Moving to the U.K. soon after the summer season can be challenging in more ways than one. Especially so, if you are moving along with your family and have school-aged children. We first got here over a year and a half ago and while I cannot say we aced everything, it has been relatively hassle-free. This was partially down to some amount of luck and largely due to a fair amount of planning and research. This year, as I see new families move in and struggle a bit to settle down, I was tempted to put together a two-part write up that will hopefully be of help and make life easier for those of you who are new here.
In the first part detailed below, I have brought together some information, tips and tricks that we found useful when we first moved here. I have mostly referenced to resources that are available all over the country. I am certain you will be able to find smaller and similar groups / associations / communities closer to the region you move into.
Please note this is not all-encompassing in terms of information and not necessarily what may work best for all families. However, it will provide you with some good information that can serve as a starting point for you and your loved ones. Do leave me a note if you found this useful, and also, please share this post with folks who might find it helpful.
Here are my top 10 pointers to help you with your move here:
- Background Research: Do your homework on the region or locality you will be moving into within the UK. Look into neighborhood demographics, schools, application processes and housing options well before the move. Some basic online research and networking will yield all useful information, including rental and sale prices on housing, school availability and application process and a lot more. Keep a few important factors in mind:
Schooling – If you have school going children, identify a locality/ council with schools rated well by OFSTED and make sure you are looking for houses in the vicinity of good schools. Your children will be eligible for seats in schools provided you are in the “catchment area” for those schools (subject to availability of seats at those schools). This is especially important if your children will be going to state schools. Ideally, your choice of home should be based on both factors – good schools + safe middle class neighbourhood. It is always a good idea to visit the school so you get an idea of the environment – both literally and figuratively speaking. Also keep in mind that housing in the U.K. is expensive, and the typical English home is very small in size. So, if you are used to American sizes and standards, I suggest you leave your furniture behind in your old home 😉. In the U.K., unless we are talking museums and parks, small is beautiful!
With regard to schooling, while the local council is supposed to ensure your child secures a seat in the local school, they do tend to take their time and their suggestions are not always the best options. Therefore, I suggest you proactively identify the best schools in your catchment, write to them and follow up with the schools regularly on your child’s placement while working with the local city council in parallel to secure your child’s seat. Also remember, Reception, Year I and Year VII (secondary school) admissions are through council announcements in September of the previous year, so keep a watch out for those. This would be your biggest problem sorted. And as they say, well begun is half the task done.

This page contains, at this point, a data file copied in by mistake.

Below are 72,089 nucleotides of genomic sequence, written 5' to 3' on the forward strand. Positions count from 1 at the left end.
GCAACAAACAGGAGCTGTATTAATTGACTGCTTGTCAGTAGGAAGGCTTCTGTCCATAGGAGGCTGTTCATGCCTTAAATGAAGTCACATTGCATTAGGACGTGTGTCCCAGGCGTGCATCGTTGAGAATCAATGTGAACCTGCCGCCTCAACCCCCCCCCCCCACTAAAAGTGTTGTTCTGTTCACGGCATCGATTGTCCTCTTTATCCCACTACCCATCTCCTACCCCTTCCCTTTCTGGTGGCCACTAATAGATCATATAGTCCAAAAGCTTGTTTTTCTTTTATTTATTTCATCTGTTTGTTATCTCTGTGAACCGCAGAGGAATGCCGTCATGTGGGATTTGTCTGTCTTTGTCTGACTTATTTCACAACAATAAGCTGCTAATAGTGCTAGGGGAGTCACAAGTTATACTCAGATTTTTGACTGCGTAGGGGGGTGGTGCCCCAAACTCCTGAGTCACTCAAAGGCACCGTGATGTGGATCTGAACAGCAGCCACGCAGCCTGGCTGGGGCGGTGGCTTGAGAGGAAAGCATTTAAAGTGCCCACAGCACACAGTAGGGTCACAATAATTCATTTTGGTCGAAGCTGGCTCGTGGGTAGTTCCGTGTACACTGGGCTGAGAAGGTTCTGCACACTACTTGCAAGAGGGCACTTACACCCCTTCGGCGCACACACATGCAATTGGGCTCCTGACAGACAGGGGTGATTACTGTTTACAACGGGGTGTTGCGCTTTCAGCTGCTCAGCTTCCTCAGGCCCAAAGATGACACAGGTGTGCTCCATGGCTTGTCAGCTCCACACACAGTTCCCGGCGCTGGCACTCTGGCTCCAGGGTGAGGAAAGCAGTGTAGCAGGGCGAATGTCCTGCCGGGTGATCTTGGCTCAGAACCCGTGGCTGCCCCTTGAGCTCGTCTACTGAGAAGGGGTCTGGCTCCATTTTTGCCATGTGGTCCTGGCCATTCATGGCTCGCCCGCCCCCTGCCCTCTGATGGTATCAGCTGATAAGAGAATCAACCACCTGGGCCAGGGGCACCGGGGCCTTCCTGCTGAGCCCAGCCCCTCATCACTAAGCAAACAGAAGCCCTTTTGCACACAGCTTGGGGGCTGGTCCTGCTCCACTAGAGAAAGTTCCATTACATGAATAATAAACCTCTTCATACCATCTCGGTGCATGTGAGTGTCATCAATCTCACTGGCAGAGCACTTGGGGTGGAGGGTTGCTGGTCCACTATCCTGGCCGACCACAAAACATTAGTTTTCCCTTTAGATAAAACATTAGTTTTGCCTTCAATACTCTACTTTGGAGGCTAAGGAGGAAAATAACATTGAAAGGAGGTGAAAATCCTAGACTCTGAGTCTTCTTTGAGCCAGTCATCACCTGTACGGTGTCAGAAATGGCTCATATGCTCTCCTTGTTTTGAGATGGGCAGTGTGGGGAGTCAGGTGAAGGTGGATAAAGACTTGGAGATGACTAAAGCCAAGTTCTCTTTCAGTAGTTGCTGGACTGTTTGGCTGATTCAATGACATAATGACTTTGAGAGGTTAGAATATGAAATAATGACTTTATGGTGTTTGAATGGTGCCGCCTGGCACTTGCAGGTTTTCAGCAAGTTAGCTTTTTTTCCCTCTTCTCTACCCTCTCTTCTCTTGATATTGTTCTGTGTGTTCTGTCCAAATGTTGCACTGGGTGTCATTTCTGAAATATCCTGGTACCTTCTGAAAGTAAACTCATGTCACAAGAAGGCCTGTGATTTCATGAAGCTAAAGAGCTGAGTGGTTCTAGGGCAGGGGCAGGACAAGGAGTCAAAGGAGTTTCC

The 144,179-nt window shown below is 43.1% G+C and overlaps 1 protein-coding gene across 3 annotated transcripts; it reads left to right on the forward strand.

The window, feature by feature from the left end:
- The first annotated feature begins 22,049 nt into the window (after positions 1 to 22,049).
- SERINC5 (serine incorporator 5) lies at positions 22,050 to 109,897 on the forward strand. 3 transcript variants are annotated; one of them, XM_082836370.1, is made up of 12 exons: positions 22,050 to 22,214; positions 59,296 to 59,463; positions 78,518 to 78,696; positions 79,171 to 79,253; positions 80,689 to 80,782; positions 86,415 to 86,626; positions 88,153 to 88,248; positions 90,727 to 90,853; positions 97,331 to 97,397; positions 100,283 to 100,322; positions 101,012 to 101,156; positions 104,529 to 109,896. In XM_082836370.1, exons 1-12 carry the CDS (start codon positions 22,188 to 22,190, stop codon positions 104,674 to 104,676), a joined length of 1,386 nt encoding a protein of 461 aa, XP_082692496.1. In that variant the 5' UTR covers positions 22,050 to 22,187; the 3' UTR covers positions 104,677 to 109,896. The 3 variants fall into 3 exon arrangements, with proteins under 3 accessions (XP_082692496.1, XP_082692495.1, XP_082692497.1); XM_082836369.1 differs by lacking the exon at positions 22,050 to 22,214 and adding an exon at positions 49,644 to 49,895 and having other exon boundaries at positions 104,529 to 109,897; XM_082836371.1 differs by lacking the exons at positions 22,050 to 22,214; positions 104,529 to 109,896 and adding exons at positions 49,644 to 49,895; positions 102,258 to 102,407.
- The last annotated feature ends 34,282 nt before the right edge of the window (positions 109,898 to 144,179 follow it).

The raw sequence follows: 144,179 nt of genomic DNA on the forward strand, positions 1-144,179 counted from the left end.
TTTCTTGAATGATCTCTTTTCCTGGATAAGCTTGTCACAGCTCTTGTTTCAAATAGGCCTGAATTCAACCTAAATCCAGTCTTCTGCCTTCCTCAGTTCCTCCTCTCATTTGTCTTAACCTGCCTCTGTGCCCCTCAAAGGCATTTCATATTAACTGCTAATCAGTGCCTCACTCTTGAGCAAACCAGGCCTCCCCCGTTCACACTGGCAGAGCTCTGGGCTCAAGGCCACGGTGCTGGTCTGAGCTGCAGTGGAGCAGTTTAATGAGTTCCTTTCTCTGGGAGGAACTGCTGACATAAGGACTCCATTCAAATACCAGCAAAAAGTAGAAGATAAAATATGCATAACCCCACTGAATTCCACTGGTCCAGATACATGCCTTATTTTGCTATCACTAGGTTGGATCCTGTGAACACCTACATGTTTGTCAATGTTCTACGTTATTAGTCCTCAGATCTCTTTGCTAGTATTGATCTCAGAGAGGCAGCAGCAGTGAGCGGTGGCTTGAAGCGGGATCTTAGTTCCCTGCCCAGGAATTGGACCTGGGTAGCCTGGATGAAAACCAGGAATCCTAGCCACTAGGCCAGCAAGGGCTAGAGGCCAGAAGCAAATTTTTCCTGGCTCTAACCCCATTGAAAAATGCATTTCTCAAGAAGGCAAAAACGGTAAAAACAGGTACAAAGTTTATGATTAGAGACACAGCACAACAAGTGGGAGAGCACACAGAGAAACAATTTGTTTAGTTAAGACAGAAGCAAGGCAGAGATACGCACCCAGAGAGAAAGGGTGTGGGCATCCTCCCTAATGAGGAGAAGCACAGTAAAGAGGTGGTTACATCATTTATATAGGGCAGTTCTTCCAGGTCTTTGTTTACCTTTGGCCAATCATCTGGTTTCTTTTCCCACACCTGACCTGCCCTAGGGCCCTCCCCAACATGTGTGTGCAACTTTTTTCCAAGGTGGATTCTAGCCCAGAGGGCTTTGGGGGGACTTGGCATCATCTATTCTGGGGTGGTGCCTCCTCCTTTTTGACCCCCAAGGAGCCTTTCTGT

Housing: https://www.rightmove.co.uk/, https://www.zoopla.co.uk/,
Schools: https://admissionsday.co.uk/, https://www.gov.uk/government/organisations/ofsted,
- Connectivity – If you will be driving in the UK from the get-go, your choice of accommodation or location of residence will not be limited. But if you are going to live in London proper, or live elsewhere in the UK and won’t be driving, make sure you live close to a train (or tube or DLR in London) line or in the very least, on the bus route. This will be super important given your commute to work and your children’s schools. It is an equally important factor if you are a stay-at-home adult, as life here can get disconnected and lonely, especially in the winters. Public transport in the UK is decent, if not the best. And you would be wise to make good use of it and get out and about easily during the duller part of the year, to keep your spirits up. Ask around at the train / bus stations or check on-line for deals on transport services if you are likely to use public transport on a regular basis – there will be plenty of frequent traveler plans that will work well for you. You can drive in the U.K. for the first year of your residence with an international travel permit, if you have one. But the sooner you take the local driving test, the better it is. I am told it is not an easy one at all!
Trains in the UK: https://www.thetrainline.com/
London Underground: https://tfl.gov.uk/
Driving License: https://www.gov.uk/browse/driving/driving-licences
- Money Matters: Taxation in the UK is very high and leaves you with far lesser disposable income than most countries. Living expenses are higher than average as well, more so in London. Do some research on pay averages in your sector and plan your finances. Be prepared to feel the pinch a bit in the initial months of settling in, when you are likely to have more expenses. It also takes a considerable amount of time to get your bank accounts opened and going and the country is particular about its paperwork and all related regulations, so I would recommend that you have an existing account with a reputed international bank when you come into the country. This makes your initial months of settling in easier.
- Weather in the U.K. and Surviving It: Listen to and register all the popular and well-intended advice. Take your Vitamin – D supplements regularly starting as soon as Summer ends. If you choose to follow only one piece of advice, let it be this one. For any of us who come from tropical countries – winter in the U.K. can be extremely dreary and depressing. It is not the cold weather, but the absolute lack of sunlight for days on end, that gets to you. Make sure you step out during the morning once you have finished all your chores, even if you have nowhere particular to go to. Getting ready and stepping out for a bit of day-light can be a great mood enhancer during the dull days. England is one of the best places to explore on foot. It’s tree lined avenues and narrow streets make for brilliant walks. You can choose a different path every day as you explore your neighborhood and you can pick up your essentials and groceries on your way back. You can also take the bus or train into the nearest city-center and do some solo adventures. Libraries, community centers, charity shops and organizations are plenty in the UK and most of them are looking for volunteers. If you are a stay-at-home parent and still waiting to build your social circle, you can consider volunteering some time with your local charity. It is a nice way to spend your time, support a good cause and make friends in the bargain. Also, do not let a sunny day trick you into believing it will be warm outside. Get into the routine of checking the weather predictions before you head out the door, and just so you know, they are rarely wrong. The predictions on the weather app, I mean😊